Thursday, March 31, 2011

The Etiquette of Yard Sales

The warm spring weather brings with it the beginning of yard sales for 2011. We've already had a couple here in Saint Andrews, with more and more sprouting up as the weekends roll by. The first yard sale I ever went to was the town-wide sale here in 1997. This annual event will include over 40 different households and storefronts which set up tables in front of their houses and all along the front street with anything and everything for sale. Cleverly and ironically my first purchase was a shopping cart. Even though it was clear where this cart had originated, since I was buying it at the courthouse, I figured I was safe - and I was.

This purchase proved to be most useful. Luckily for me I was accompanied by a great yard sale enthusiast and in no time I had picked up a number of helpful tips, not the least of which was "keep moving". There are some guidelines for shopping at yard sales which will enhance your shopping pleasure. The number one pet peeve I hear from those people who set up their tables and yards is that potential customers arrive far too early. Just because the sign is up, doesn't mean they are open for business prior to the posted time. If it says 9 to 3, that's what it means. Arriving early and rummaging through bins and piles of household goods and clothing only frustrates and irritates the seller. I know people don't want to miss out on the star items for sale, but respect for the seller and his or her private property must be regarded.

If you are a smoker, do not flick your spent butt on the lawn or even on the street in front of the house or shop. That rule of course applies everyday, but one can imagine that during a yard sale the sheer volume of cigarette butts to pick up at the end of the day can be overwhelming and disgusting. Ask if there is someplace to deposit your cigarette. If there is not then put it in your pocket. That's just one of the hazards of smoking.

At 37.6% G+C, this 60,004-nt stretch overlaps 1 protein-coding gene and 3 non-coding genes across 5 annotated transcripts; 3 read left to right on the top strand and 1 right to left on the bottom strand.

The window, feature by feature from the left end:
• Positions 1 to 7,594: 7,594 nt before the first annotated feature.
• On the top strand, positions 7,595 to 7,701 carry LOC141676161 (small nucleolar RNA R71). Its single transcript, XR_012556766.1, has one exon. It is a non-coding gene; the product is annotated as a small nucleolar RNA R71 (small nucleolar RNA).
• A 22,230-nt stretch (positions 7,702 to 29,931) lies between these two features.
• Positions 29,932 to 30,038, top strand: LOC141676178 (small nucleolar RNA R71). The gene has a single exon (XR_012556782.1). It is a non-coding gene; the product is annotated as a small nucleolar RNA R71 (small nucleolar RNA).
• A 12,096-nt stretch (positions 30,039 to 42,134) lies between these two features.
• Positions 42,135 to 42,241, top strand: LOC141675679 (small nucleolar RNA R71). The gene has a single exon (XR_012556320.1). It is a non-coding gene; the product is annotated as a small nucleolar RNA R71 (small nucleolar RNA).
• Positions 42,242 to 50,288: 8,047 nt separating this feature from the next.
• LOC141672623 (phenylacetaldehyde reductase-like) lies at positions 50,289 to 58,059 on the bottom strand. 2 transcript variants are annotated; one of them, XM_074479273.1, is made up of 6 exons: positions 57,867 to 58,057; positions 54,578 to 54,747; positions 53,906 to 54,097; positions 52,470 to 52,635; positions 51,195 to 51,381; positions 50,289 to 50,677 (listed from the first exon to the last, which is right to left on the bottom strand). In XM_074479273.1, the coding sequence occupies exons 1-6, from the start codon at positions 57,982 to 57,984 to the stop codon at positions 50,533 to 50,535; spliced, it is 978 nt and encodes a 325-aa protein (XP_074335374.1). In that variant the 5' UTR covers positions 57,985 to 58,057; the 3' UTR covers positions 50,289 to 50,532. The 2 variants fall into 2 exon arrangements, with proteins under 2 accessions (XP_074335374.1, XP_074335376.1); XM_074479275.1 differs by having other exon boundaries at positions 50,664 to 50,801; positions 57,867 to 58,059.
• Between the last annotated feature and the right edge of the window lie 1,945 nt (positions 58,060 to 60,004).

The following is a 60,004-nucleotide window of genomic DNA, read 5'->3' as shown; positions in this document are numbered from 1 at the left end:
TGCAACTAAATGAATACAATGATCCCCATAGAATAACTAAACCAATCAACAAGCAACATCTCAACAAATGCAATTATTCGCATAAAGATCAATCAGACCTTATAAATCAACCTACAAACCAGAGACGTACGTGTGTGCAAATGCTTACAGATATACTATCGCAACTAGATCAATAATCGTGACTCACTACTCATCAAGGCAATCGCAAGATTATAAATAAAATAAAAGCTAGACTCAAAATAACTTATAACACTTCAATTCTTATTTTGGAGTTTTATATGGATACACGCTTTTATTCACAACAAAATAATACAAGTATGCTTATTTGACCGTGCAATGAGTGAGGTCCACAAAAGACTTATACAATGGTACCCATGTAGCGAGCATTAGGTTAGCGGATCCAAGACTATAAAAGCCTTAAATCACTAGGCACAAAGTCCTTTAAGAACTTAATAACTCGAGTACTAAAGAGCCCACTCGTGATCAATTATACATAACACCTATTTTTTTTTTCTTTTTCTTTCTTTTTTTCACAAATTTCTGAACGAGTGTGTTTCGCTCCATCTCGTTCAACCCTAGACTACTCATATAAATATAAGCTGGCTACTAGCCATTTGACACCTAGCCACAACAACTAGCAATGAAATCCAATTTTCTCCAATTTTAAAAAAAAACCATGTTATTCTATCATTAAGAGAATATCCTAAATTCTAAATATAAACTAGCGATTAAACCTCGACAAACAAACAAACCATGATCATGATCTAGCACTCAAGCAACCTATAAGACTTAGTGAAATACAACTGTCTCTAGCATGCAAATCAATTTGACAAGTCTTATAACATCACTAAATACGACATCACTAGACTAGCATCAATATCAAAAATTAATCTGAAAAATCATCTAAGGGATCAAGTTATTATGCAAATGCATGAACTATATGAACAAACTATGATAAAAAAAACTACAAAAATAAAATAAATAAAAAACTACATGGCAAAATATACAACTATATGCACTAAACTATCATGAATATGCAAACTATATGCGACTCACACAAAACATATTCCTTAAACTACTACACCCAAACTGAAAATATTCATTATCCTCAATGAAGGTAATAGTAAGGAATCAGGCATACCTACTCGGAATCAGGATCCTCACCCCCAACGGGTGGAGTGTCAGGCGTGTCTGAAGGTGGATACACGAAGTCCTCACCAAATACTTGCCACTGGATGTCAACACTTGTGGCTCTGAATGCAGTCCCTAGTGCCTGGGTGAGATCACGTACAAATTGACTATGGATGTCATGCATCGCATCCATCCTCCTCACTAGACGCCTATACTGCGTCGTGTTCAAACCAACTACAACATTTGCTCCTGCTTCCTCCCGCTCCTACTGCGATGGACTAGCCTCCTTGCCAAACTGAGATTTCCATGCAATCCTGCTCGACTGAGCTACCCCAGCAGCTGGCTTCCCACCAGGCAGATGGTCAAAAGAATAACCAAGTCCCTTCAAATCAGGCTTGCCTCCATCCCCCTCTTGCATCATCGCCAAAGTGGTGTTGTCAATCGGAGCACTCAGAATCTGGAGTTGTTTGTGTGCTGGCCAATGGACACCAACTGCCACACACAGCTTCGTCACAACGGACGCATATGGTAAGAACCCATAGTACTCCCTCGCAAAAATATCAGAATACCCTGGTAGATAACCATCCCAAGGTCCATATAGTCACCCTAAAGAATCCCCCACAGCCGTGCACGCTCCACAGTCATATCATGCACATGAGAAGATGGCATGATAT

If you bring your small children along for the adventure, which I encourage, be sure they are never out of your eye sight. Explain to them that if they pick something up and they drop it or break it, they must be responsible for any damages and must fess up to the owner. Ultimately a dropped and broken item by you or your offspring is your liability. A yard sale is no different than a shop in this regard. Most of the time, accidents are forgiven, however, one should always offer, if not insist, on paying for the item. To avoid such embarrassment and expense, be very careful about handling items. If you are concerned about the fragility of something that catches your eye, or if you are not sure how something works, don't pick it up. Ask the seller to show it to you. If they say help yourself, then you're off the hook!

Usually everything at a yard sale has a price on it. Seasoned sellers are quite used to bargaining. If you want to offer a lower price, do so. This is part of the whole yard sale process. However, do not be insulting by offering too low a price. Also, do not berate the seller by indicating the price is "highway robbery". Once you come to an agreed upon price, do not gloat about what a steal you've just gotten until you've left the sale area. Gloating is a form of bullying and is rude and unbecoming. Finding a bargain is a time for gratitude and not for uncivil behavior.

If you are on the hunt for a particular item, ask the seller if they have such a thing. Just because something is not in plain view does not mean it isn't hidden away somewhere. Engaging people in conversation and discussing the kinds of things you enjoy collecting are ways to further enhance your browsing pleasure. People enjoy swapping stories about yard sale experiences as much as they do sharing a fishing story, and usually with the same stretch of the imagination.

Have your cash for purchases at the ready. That is the preferred and usually the only form of payment accepted. If you are known to the seller, perhaps a personal check would be okay. Having exact change is helpful. Too many times small bills and quarters become scarce. You will definitely be a hit and speed up the transaction at the same time if you are prepared in advance.
Respect your fellow shoppers. If they are examining an item, don't think that it is okay to grab the item until the person has put it down. Remember that there are very few truly unique and irreplaceable things in the world and that the next yard sale is just a week away. A yard sale is after all only about things!